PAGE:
Some facts on fracking

Some facts on fracking Re: Meet the frackers (The News, Jan. 15): Representatives of the oil and gas industry visited Whitehorse last week to address the chamber of commerce and give interviews to the media. Contained within their addresses are several m

Re: Meet the frackers (The News, Jan. 15):

Representatives of the oil and gas industry visited Whitehorse last week to address the chamber of commerce and give interviews to the media. Contained within their addresses are several misleading statements and some troubling indications of industry’s attitude towards Yukon.

The representative of MGM Energy Corp. said fracking does not pollute ground water, and that it is safe. In contrast, the Yukon select committee on fracking heard from a family in Alberta who were badly harmed by fracking.

The representative from the Canadian Association of Petroleum Producers (CAPP) says they have drilled and fracked 171,000 wells with no contamination of drinking water. Jessica Ernst, a retired Encana scientist, has amassed a compelling database to refute that assertion.

A most troubling aspect of this statement is that CAPP would appear to be confusing multi-stage slick water horizontal fracking with the low pressure kind of stimulation that was historically used to revive a conventional well. Of the 171,000 wells referred to, only 6,000 have been fracked in the sense we understand it now.

CAPP also asserts that the shale boom in the U.S. has reduced greenhouse gas emissions. Well, this depends on how you count them. For one thing, the figures quoted do not account for the methane leakage associated with fracking. Neither does it account for the fact that U.S. coal mines simply switched from supplying U.S. power plants to foreign plants. Shale gas has not reduced coal mining; it has not reduced emissions.

CAPP says that less than one per cent of B.C. water licences are issued to the oil and gas industry. This is because most fracking operations in B.C. do not get water licences; they get “temporary” permits instead. A better comparison would be to Alberta, where 10 per cent of water licences go to the industry.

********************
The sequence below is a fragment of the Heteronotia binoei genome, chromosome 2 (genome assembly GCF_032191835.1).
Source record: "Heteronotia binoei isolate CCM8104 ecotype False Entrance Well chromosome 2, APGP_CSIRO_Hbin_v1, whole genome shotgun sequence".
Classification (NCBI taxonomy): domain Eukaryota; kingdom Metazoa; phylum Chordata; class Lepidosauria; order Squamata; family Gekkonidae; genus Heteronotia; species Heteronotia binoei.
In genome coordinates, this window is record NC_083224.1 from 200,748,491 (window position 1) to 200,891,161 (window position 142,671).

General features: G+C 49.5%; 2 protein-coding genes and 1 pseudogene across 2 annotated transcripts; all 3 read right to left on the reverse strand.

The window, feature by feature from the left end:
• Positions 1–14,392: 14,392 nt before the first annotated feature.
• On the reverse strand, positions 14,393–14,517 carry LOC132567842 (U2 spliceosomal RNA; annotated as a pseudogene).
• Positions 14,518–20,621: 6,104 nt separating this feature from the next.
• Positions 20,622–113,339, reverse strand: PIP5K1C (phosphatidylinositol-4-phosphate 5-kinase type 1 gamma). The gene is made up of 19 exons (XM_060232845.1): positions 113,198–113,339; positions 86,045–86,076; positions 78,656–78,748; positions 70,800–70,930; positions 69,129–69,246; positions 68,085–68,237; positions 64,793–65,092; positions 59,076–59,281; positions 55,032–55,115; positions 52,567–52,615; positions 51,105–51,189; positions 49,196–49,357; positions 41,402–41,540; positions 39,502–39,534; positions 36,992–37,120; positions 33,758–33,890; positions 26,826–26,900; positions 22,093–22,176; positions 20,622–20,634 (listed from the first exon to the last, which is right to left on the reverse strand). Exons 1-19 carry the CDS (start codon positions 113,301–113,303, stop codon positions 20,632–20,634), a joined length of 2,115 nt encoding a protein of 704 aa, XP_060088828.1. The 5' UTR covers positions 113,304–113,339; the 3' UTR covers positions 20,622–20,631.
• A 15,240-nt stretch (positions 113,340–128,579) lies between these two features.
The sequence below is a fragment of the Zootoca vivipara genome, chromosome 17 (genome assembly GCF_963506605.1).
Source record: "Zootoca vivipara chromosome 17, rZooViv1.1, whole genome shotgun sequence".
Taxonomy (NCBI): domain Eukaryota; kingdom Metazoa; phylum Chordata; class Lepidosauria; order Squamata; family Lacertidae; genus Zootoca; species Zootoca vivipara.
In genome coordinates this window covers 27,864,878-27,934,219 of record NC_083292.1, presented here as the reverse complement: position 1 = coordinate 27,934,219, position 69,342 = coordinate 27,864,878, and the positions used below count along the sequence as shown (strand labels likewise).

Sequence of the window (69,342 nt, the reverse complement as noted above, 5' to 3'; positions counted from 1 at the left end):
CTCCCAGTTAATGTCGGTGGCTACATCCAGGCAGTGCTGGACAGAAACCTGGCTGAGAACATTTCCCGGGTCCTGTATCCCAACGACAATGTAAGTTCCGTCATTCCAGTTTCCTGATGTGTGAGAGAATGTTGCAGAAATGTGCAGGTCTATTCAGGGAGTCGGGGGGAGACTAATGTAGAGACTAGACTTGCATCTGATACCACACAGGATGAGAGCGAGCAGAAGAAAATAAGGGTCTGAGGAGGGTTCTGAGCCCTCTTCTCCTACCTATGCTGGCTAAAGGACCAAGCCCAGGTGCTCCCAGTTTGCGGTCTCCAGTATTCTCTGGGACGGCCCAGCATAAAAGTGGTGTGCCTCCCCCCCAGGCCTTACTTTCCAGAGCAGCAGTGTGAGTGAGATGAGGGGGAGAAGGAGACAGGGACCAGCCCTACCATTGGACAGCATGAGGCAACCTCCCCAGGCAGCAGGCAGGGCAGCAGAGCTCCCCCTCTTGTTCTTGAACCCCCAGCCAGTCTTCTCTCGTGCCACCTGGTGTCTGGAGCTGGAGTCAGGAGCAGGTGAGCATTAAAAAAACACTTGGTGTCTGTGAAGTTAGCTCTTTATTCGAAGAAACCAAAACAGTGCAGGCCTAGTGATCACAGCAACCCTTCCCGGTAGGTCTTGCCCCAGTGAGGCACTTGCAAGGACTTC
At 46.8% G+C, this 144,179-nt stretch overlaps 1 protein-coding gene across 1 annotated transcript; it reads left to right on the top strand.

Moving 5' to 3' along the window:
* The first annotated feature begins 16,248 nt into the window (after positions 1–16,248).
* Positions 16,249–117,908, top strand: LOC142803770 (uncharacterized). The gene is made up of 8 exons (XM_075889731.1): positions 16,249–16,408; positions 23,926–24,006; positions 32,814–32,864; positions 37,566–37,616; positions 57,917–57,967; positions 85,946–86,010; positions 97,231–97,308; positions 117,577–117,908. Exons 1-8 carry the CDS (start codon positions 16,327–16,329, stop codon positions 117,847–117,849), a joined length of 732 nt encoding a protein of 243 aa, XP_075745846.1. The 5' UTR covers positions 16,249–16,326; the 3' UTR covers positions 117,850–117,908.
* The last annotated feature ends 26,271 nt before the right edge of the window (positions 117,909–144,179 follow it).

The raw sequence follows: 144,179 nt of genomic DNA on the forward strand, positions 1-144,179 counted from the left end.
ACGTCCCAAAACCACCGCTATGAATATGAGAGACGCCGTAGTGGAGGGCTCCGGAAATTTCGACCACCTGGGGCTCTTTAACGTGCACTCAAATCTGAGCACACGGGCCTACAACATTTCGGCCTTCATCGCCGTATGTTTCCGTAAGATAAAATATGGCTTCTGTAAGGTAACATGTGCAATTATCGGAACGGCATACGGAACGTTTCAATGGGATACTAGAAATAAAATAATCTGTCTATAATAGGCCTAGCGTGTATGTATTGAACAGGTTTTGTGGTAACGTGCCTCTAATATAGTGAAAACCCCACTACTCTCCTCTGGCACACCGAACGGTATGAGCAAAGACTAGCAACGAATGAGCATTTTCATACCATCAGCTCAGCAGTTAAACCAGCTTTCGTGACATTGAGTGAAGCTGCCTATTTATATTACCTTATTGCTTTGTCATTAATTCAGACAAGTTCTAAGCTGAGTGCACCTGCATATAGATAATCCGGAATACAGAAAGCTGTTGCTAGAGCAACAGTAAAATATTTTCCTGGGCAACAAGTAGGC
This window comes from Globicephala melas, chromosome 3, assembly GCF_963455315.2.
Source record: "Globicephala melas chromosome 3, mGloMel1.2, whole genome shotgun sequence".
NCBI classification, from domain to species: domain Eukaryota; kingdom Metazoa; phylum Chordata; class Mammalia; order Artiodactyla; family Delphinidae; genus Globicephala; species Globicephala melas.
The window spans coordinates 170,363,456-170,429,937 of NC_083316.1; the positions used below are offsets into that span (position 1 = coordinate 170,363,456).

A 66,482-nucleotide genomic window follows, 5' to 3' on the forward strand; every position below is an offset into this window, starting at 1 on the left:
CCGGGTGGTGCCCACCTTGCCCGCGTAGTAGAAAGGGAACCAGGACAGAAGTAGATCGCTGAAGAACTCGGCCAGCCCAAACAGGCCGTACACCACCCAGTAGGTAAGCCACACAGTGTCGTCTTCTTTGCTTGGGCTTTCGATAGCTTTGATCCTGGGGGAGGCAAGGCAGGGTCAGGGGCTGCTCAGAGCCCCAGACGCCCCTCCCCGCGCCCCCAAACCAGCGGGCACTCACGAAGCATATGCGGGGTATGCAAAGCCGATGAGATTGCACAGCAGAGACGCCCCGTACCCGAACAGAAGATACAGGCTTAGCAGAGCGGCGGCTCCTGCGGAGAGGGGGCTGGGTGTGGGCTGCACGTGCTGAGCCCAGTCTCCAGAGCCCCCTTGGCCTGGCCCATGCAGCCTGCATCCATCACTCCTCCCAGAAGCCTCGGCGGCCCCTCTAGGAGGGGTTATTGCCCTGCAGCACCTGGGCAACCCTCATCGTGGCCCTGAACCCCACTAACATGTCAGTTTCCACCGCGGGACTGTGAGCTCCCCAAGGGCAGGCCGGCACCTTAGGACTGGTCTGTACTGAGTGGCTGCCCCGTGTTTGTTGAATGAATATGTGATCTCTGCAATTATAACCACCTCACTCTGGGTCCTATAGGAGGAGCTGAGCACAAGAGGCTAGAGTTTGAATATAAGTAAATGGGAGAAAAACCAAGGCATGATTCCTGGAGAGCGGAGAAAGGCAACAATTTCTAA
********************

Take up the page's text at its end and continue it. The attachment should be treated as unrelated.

MGM Energy says we should rely on the science. On this note I agree, and the science is clear: fracking causes lots of problems, it is unsafe, and it has never been properly regulated to protect human and environmental health. The question is whether the money that might flow to some Yukoners is worth it.

MGM Energy also “thinks there is very little chance hydraulic fracturing will contaminate groundwater anywhere in the world.” I suggest anyone who thinks that should come and check out B.C.-based hydrogeologist Dr. Gilles Wendling’s presentation on precisely how this does happen. He will be giving a free public lecture on Jan. 30 at 7 p.m. at the Kwanlin Dun Cultural Centre.

MGM’s discussion of their operation in the Sahtu didn’t mention how they bailed when required to undergo an environmental assessment. They maintain that fracking as part of an exploration project should not need an environmental assessment. That is not the way we do things here in Yukon.

MGM says Yukon can control the pace of development. This has not proven true anywhere else; it really would be naive of us to think that this time it will be different.

MGM concludes that we do not need to become a Fort Nelson. I agree. We like the Yukon just fine the way it is, thank you very much: frack free.

Sebastian Jones

Energy Co-ordinator

Yukon Conservation Society